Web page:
George Whitman, the founder of Shakespeare and Company bookshop (in its current incarnation), has died. He was 98 years old. For those close to the shop, it was no surprise, as George had suffered a stroke two months ago. Even for those not close to the shop, to die at 98 is no surprise. But none of that mitigates how heartbreaking it is to see him go.
I will skip the personal reminiscences because they’re not that interesting, and other people will do that better; I met first met George in 1999 and met him again over the years, but my more profound relationship was with his shop, and with the literary legacy he carried out. I’ve used different words at different stages to describe my interest in Sylvia Beach’s Shakespeare and Company: first I was seduced by the myth of the Lost Generation; later, as a scholar of transatlantic modernism, I came to see the shop in sociological terms as an important nexus in the sustaining of an epoch-defining literary hub. The present-day shop borrows from both categories: it gestures at this illustrious history and extends it through the 1950s and the Beat Generation on to the present moment, when it has once again, under the guidance of George’s daughter Sylvia Whitman, assisted by Jemma Birrell, David Delannet, Hilary Drummond, Thomas Collard, Terry Craven, and Linda Fallon (my apologies to the others I’m probably leaving out, not to mention the volunteers, interns, and Tumbleweeds), become a meeting-point for a group of expatriate writers, as well as an impressive array of Anglophone literary luminaries as they pass through town.
Though– let’s be honest– none of us who hang around it can claim to be a Stein or a Hemingway, our Shakespeare and Company does play a similar role in the Anglophone community. No, they don’t lend out their books, you must buy them, but they will buy your old ones, or let you trade them in for something of equal value. You can attend readings, and have a glass of wine on the house; and you can sit in the upstairs library (The Sylvia Beach Memorial Library) and treat it as your own reading room. On a recent visit to the shop for a reading, I sat, antisocially, in the upstairs room, where the speakers’ voices are piped in via the sound system. My mind wandering from the reading, I made a catalog of the books on the wall next to me. Here they are:
The Pig in the Barber Shop
The Bishop’s Jaegers
I Capture the Castle
Topper Takes a Trip
Rain in the Doorway
The Stray Lamb
Peregrine Pickle (volume 1)
The Adventures of Sir Launcelot Greaves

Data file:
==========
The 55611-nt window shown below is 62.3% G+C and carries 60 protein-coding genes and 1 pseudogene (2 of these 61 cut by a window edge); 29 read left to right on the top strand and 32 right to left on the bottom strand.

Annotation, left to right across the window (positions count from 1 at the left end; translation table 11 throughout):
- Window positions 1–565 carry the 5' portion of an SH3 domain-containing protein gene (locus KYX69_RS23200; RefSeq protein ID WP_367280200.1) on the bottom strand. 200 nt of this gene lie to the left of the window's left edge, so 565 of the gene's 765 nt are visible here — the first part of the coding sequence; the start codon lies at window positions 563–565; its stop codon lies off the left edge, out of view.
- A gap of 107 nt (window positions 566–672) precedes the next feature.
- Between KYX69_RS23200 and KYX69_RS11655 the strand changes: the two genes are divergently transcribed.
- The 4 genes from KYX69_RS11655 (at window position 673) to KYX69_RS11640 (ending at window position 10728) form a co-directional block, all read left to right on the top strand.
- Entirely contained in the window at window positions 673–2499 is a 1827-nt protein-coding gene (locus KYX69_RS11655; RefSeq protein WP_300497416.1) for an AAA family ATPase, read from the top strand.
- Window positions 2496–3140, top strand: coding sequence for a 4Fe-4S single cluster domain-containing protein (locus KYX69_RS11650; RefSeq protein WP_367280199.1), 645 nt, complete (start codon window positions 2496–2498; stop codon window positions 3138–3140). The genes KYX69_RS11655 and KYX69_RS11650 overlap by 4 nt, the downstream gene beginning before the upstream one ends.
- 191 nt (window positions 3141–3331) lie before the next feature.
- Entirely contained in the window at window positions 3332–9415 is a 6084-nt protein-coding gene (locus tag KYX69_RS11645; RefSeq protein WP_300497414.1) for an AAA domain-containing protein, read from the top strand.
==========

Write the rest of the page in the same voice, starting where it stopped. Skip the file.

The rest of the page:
The Conscience of the Rich
The Mandelbaum Gate
These Lovers Fled Away
This list, for me, testifies to George Whitman’s most salient qualities: he was a generous and eccentric hoarder. Judging from the contents of the library, no books are turned away (expect, perhaps, for books about the shop, of which I can think of at least one that was banned when it first came out). George’s Shakespeare and Company goes beyond the standards of a “good bookshop,” the defining aspects of which, for me, include being well-curated, able to surprise me with the right book at the right moment; reliable, with a solid backlist; and not outrageously expensive. George’s vision for Shakespeare and Company was to make all of this readily available in his "rag and bone shop of the heart." But because of his particular genius, he created a space that was so much more than just a shop: it was an experience. Many people today are quoting the lines that are prominently displayed in the shop: “Be not inhospitable to strangers, for they may be angels in disguise.” A self-proclaimed “tramp,” George Whitman welcomed all those who tramped through his doorway. He presided over a community, and we are sad to see him go.
And what has gone with him is another connection to our literary heritage. It is not through nostalgia or sentimentality that I say that I sometimes have a difficult time moving forward, leaving people trapped in the fabric of the past. This is as much an intellectual difficulty as a personal one. George is said to have met Sylvia Beach after the war, to procure her blessing on borrowing the name of her shop, and is even said to have taken some of her stock with him to the new shop. (I have never really tried to verify this. NB: I have been told in the comments that apparently George was too shy to actually ask for permission to use the name, in case Sylvia Beach said no. And then Jeanette Winterson claims that Sylvia Beach came to the shop with Lawrence Durrell in 1958 and formally bequeathed George the name. Who knows what's true? George would often embellish for effect.) By virtue of having met Beach, and Anais Nin, and Henry Miller, and many others, he symbolized a link with this storied past, when even if the plumbing was sketchy, the exchange rate was favorable, you couldn’t cross the Boulevard Montparnasse without tripping over a Russian painter, and the Left Bank was cheap enough for artists. It was meaningful to have, upstairs at Shakespeare and Company, the living link to that period. The literary modernist era is said to have ended in 1941, with the deaths of Virginia Woolf and James Joyce. But in fact, it ends today, with the passing of George Whitman. I'm sure I speak for all of us when I wish Sylvia and David and everyone at the shop my deepest sympathies.